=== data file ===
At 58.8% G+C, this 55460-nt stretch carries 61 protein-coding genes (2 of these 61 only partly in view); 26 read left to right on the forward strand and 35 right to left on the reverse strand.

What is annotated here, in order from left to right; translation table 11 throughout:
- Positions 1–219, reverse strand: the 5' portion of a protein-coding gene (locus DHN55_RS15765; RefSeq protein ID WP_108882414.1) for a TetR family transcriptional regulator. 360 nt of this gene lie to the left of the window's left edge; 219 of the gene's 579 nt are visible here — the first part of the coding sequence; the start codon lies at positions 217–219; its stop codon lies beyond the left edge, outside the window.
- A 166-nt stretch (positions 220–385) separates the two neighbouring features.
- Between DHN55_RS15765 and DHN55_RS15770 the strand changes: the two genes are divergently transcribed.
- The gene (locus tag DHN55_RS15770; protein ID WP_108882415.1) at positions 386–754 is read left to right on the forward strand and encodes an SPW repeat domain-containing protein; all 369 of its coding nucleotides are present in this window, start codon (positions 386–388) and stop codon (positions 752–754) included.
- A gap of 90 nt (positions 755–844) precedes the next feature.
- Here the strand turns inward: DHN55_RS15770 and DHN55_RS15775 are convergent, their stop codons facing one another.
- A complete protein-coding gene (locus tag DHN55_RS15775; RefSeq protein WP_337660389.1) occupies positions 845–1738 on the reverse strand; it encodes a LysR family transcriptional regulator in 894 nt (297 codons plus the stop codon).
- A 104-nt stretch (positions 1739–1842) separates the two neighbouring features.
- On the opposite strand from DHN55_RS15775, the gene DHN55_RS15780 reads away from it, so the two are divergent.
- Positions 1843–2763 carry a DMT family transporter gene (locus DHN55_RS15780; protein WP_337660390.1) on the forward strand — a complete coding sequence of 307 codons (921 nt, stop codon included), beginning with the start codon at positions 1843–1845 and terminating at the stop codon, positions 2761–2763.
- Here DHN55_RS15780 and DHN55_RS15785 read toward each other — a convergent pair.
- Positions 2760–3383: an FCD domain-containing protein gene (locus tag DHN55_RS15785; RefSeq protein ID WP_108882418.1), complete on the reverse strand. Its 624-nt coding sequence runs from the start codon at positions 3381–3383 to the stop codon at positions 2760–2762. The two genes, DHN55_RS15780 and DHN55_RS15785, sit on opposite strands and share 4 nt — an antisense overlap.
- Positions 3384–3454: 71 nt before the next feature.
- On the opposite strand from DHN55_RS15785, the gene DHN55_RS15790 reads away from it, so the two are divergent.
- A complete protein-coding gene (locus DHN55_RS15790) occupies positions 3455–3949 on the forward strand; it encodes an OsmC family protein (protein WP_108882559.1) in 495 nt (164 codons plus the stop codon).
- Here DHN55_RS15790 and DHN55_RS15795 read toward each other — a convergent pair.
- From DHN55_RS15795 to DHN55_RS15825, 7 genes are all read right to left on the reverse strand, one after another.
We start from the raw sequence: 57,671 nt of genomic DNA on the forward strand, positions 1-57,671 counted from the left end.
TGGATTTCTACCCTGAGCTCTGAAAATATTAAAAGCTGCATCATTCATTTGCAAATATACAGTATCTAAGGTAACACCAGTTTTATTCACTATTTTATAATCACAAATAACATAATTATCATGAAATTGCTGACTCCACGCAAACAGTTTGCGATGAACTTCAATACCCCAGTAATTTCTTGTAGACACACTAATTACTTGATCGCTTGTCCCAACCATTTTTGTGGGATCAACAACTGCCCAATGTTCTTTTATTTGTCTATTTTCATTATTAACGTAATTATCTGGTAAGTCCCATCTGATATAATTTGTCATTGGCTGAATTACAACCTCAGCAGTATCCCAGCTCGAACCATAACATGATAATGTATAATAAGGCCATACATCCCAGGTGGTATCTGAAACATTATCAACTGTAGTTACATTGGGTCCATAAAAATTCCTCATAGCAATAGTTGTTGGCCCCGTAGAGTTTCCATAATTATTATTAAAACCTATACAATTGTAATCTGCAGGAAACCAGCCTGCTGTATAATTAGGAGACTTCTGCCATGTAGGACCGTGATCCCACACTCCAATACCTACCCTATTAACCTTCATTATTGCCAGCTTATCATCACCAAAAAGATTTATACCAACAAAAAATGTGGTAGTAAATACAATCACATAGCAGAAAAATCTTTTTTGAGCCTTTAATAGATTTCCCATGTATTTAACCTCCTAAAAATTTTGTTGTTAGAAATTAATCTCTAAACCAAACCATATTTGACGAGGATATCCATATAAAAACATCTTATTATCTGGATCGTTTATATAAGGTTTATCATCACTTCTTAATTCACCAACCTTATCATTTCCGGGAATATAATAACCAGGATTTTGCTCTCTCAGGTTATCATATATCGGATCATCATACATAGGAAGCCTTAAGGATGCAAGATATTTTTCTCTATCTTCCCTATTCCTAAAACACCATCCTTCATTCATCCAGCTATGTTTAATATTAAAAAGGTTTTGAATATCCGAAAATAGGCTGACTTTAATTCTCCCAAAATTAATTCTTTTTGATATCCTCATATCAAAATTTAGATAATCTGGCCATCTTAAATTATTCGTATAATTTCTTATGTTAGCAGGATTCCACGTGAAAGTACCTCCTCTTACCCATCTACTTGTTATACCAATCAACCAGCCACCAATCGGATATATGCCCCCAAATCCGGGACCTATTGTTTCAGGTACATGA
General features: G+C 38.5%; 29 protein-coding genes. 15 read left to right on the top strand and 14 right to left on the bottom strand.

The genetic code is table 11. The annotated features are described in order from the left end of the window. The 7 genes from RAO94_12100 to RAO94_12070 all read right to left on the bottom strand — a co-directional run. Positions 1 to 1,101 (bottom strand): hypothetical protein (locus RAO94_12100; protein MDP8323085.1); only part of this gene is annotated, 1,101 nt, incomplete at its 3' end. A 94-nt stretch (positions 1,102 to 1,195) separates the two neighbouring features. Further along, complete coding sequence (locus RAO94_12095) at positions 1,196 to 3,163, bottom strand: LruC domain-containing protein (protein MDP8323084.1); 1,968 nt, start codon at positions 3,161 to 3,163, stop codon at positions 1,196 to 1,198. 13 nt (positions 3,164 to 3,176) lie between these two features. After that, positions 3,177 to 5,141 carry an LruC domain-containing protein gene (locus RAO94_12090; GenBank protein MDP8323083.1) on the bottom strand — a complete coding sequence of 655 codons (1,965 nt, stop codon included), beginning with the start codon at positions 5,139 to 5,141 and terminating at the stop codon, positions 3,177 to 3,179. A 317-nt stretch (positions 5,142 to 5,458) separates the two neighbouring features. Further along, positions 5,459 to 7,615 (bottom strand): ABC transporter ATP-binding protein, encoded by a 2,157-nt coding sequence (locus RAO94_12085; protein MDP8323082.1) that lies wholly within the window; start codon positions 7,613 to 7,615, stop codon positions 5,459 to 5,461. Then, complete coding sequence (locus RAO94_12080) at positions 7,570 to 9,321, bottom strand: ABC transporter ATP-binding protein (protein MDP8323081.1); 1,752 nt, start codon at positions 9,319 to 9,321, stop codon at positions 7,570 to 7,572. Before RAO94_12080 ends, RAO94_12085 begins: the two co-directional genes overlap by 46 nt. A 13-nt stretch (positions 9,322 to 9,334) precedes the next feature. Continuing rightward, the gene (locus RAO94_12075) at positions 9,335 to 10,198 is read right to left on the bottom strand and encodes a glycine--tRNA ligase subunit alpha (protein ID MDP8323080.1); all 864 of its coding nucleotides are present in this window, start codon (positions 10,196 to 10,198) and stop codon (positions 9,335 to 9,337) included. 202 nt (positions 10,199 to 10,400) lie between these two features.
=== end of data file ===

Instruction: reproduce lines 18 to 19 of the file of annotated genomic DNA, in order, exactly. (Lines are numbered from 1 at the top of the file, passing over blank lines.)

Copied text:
- Here DHN55_RS15790 and DHN55_RS15795 read toward each other — a convergent pair.
- From DHN55_RS15795 to DHN55_RS15825, 7 genes are all read right to left on the reverse strand, one after another.